FEATURE ANALYSIS: ETHIOPIANS BRACE FOR COVID19 ECONOMIC HARDSHIPS, SECURITY CRACK DOWN & POLITICAL UNCERTAINTY

FEATURE ANALYSIS: ETHIOPIANS BRACE FOR #COVID19 ECONOMIC HARDSHIPS, SECURITY CRACK DOWN & POLITICAL UNCERTAINTY

The full extent of the lasting impact of the pandemic on Ethiopian society is hard to determine, leaving the lives of millions in limbo

BILEH JELAN @BILEHJELAN  &

ZECHARIAS ZELALEM @ZEKUZELALEM

Addis Abeba, May 11/2020 – A little over three weeks into Ethiopia’s third state of emergency in as many years, albeit this time for a different reason, Ethiopians are struggling to cope with layoffs, a loss of income and the host of regulations put in place to combat the spread of the covid-19 pandemic. The Ministry of Health has listed 250 confirmed cases of the virus, 105 recoveries and five deaths thus far. Among the various measures introduced by the government include a ban on large gatherings as well as reduction of civil society office hours as majorly are told to work from home., one of the earlier measures.

For many, life in the pandemic era has already proven challenging and personal economic woes continue to be a source of angst for many.

For Bereket, who worked in a soap factory in the town of Sebeta, some 20km outside of Addis Abeba, in Oromia Region State Special Zone Surrounding Finfinne, her inability to afford rent is her most pressing concern. She was recently laid off with about a hundred co-workers.

Dafa Soap & Detergent PLC, where Bereket worked, is a privately held Chinese owned company which was established on August 2018 & entered the market with its products seven months ago. It started with products in the form of detergent & was planning to start production of liquid soap in the coming few months. It employees up to 200 employees at times.

“I earned about 800 birr per month and with rent, I barely managed to get by,” Bereket told Addis Standard. “Now my life has been turned upside down. I can’t even get around town as much as I used to anymore because with the lockdown, public transportation prices have doubled.”

Passengers queuing for city bus. Berket uses blue taxis to commute from Addis Abeba to Sebeta

The transportation price hikes are due to Addis Abeba city administration’s decision to limit number of passengers aboard private taxis.  The city administration’s directive also enforces to reduce the number of passengers aboard public buses to 30, although prices were to remain unchanged. The blue minibuses, a hallmark of the city, normally load up to a dozen or more passengers. Now, they are no longer permitted to carry more than six passengers at a time. To cope with the loss in revenue, minibus drivers were allowed to double fares, which for the likes of Bereket, made the daily commute from Addis Abeba to Sebeta a costly affair. As it were, city buses are notoriously unreliable.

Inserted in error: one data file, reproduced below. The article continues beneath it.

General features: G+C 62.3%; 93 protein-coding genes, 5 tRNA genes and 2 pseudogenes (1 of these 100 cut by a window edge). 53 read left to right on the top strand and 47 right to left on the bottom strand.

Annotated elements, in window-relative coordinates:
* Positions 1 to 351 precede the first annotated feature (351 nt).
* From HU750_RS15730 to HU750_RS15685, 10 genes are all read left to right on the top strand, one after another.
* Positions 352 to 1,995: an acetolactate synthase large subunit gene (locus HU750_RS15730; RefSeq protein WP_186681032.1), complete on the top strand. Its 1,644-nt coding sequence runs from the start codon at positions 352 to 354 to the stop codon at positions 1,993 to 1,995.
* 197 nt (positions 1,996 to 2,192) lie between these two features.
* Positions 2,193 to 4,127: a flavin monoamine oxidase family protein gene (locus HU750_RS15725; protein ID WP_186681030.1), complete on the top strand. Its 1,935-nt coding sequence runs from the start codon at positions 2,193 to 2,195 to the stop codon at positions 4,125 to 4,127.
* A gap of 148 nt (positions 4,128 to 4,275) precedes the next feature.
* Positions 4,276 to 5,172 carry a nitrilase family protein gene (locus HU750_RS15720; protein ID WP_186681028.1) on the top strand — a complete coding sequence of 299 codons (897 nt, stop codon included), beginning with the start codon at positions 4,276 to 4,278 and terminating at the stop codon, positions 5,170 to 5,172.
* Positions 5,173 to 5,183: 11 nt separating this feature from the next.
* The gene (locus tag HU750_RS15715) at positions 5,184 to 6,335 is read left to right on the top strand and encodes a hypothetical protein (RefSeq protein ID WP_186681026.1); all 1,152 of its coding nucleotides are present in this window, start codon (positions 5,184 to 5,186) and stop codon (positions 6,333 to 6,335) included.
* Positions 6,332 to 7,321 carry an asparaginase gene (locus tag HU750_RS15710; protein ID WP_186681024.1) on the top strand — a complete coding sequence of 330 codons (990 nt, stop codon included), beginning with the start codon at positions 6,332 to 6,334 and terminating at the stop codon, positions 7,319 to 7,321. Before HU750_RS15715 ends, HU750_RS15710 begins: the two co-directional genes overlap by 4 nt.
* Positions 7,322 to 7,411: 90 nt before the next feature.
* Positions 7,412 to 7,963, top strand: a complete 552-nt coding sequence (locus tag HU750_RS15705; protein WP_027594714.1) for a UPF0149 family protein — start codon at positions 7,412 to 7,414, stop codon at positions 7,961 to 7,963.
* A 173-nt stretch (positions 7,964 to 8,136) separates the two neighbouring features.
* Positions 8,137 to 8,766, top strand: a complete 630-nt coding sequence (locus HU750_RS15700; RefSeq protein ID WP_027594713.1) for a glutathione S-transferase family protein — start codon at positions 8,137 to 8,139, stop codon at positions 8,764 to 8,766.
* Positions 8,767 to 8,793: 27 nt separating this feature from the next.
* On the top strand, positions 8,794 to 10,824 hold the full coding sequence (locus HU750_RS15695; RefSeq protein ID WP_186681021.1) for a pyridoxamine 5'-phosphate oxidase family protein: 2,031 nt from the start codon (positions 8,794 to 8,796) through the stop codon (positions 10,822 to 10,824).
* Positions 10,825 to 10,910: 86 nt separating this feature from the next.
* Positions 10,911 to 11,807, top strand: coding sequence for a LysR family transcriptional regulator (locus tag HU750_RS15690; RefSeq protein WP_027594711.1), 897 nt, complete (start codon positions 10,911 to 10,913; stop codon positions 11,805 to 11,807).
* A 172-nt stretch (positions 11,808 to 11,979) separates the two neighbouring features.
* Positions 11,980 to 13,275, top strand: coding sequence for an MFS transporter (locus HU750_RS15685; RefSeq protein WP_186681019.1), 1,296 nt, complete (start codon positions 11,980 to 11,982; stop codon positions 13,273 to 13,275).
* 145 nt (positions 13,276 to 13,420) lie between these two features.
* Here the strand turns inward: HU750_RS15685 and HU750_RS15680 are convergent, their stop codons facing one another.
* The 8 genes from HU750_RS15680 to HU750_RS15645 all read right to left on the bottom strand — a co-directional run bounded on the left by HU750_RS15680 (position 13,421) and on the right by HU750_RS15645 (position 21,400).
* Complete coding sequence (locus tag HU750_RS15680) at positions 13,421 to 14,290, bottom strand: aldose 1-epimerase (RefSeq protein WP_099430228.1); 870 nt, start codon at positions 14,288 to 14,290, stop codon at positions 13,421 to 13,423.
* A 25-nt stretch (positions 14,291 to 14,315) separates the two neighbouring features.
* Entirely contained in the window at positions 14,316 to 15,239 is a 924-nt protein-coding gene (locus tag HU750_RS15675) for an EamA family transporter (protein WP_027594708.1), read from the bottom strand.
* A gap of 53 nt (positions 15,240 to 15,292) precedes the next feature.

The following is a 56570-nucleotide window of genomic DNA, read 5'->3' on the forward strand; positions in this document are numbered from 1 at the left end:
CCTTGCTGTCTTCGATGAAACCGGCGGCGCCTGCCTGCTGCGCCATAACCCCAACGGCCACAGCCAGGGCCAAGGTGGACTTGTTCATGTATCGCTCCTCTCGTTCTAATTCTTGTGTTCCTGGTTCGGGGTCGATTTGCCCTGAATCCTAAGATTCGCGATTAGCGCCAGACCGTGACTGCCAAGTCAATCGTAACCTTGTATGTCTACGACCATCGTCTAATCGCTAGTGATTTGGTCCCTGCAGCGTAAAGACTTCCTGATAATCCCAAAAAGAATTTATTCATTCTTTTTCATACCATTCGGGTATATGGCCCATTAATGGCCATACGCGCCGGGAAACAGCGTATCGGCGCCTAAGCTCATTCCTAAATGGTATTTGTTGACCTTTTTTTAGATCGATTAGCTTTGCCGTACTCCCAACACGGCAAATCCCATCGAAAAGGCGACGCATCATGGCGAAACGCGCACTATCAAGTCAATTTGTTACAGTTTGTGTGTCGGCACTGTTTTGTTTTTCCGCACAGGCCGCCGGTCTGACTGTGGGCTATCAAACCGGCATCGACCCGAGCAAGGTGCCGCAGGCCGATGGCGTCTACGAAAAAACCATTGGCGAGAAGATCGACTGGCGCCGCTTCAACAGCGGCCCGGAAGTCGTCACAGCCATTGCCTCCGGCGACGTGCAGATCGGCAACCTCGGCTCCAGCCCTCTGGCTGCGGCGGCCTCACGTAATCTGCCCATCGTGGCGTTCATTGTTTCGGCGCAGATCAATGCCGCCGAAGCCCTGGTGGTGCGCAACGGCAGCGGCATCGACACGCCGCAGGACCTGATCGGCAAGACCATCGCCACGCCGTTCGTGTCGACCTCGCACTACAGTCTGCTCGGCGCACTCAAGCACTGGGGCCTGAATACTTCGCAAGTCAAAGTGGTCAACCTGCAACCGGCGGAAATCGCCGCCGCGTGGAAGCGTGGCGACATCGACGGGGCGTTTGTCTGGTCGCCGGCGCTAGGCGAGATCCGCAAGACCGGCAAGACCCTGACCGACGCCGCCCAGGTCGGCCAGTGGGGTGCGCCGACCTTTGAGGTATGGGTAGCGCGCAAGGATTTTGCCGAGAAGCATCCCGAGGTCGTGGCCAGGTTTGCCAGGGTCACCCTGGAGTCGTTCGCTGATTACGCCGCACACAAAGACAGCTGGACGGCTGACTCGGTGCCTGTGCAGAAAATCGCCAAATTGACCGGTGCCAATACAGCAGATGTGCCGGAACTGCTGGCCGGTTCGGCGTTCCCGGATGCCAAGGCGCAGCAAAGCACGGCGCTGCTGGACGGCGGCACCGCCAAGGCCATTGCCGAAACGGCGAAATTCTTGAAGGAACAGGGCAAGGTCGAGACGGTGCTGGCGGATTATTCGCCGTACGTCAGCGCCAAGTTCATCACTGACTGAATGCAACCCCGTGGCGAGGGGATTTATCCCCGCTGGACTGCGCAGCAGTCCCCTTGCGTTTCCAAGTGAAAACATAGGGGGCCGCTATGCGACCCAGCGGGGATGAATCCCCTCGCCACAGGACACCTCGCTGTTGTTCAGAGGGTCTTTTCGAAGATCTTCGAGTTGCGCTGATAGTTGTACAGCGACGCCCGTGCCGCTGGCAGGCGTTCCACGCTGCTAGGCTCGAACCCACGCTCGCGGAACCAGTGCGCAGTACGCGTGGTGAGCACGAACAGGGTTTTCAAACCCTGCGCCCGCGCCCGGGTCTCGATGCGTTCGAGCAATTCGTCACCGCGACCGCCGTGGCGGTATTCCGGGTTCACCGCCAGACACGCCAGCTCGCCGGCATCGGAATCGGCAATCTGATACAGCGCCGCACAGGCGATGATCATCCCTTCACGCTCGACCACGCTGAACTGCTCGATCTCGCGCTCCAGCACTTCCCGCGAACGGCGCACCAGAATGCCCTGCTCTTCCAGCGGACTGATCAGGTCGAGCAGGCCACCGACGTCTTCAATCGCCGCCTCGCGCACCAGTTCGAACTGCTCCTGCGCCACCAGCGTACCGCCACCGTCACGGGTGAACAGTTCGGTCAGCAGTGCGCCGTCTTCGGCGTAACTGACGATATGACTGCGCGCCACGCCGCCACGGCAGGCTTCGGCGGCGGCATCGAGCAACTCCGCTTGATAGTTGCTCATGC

“They haven’t told us how long this lockdown will last. But I will not last another month like this,” Bereket adds. “I’m going to have to move in with relatives in the countryside, because even when I was earning wages, Addis Abeba was becoming unbearable costly to live in.”

The story of families who rely on remittances from relatives abroad are are not different. Lockdowns around the globe, coupled with mass layoffs and subsequent loss of income are affecting family members in Ethiopia who relied on these remittances dependents in Ethiopia. Elias is a student at Dessie University in the Amhara regional state, while his five younger siblings live in Addis Abeba. He is now back in Addis Abeba to be with his siblings as universities and schools across the country have closed. The only money that has kept all six afloat comes in the form of remittances, wired to them from Kuwait, where both their parents live and work.

“Our parents lost their jobs due to the lockdown enforced in Kuwait,” Elias told Addis Standard. “They pay our rent and we have nothing else to manage with.”

The siblings have reason to be worried, as the lockdown in Kuwait is reportedly going to last for three months. “I have some savings, Elias adds., “I used to find odd jobs or temporary gigs that could have helped my siblings and I. But now we don’t have this. I’m wondering if the government will pay attention to those like us or just ignore us.”

The stories of Bereket and Elias are the stories of thousands others. Young people with no safety net to fall back; people who have no other means to afford a meal if a single paycheck is missing.

Fear of frontline health workers

A disturbing trend was noticed in the first few weeks particularly against healthcare professions who faced multiple stigma ranging from being denied access to public transport such as taxis to being told to vacate their rented residence houses for fear they may contract the virus while on duty. Several testimonies posted on social media by medical practitioners have raised alarm among the public.

Sa’eed is one such Ethiopian who is a medical school graduate and was stationed in a regional state as part of the government’s residency program. He has recently been redeployed to Addis Abeba. “I’m on a standby list as we’re needed on the front lines.”       

He is wary of reactions from people who learn of his working as a pandemic frontline professional. “My own neighbors asked me if I was going to be treating coronavirus patients. I didn’t realize it immediately, but they were asking out of concerns for their own wellbeing” he told Addis Standard., adding that his colleagues too have shared with him similar stories of acquaintances looking at them with suspicion.

Alarmed by the incident, the Ministry of Health said that it was providing housing facilities for healthcare professionals. Responding to the initiative,
Noah Real Estate has provided 48 rooms apartment which will accommodate 350 health professionals free of charge for three months.

“I am quite relieved that frontline medical professionals are being offered apartments. This way, I’ll avoid the stares and won’t put my family at risk,” Sa’eed said.

Ethiopian health professionals have been echoing their worries on a number of social media forums where they congregate, among them the Hakim Facebook page, which has over 167,000 followers. Our communities ought to respect our contributions. We shouldn’t be portrayed as a danger to society, said Yemane, a nurse serving on the front-line.